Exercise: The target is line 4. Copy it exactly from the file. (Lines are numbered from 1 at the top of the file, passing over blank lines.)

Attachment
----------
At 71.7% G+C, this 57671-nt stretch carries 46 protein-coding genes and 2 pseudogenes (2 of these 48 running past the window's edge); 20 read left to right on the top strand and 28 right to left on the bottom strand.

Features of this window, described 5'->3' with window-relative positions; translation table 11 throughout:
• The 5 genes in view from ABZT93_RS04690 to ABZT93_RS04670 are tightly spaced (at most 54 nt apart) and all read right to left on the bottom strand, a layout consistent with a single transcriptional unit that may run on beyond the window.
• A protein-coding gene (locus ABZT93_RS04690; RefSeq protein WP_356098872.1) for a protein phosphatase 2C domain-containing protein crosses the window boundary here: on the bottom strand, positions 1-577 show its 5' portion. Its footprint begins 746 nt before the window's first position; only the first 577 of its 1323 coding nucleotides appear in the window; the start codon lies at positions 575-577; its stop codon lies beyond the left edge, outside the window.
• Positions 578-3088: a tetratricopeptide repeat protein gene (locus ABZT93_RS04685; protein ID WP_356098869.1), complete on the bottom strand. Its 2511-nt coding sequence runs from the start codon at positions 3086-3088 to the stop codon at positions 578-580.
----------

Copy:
• A protein-coding gene (locus ABZT93_RS04690; RefSeq protein WP_356098872.1) for a protein phosphatase 2C domain-containing protein crosses the window boundary here: on the bottom strand, positions 1-577 show its 5' portion. Its footprint begins 746 nt before the window's first position; only the first 577 of its 1323 coding nucleotides appear in the window; the start codon lies at positions 575-577; its stop codon lies beyond the left edge, outside the window.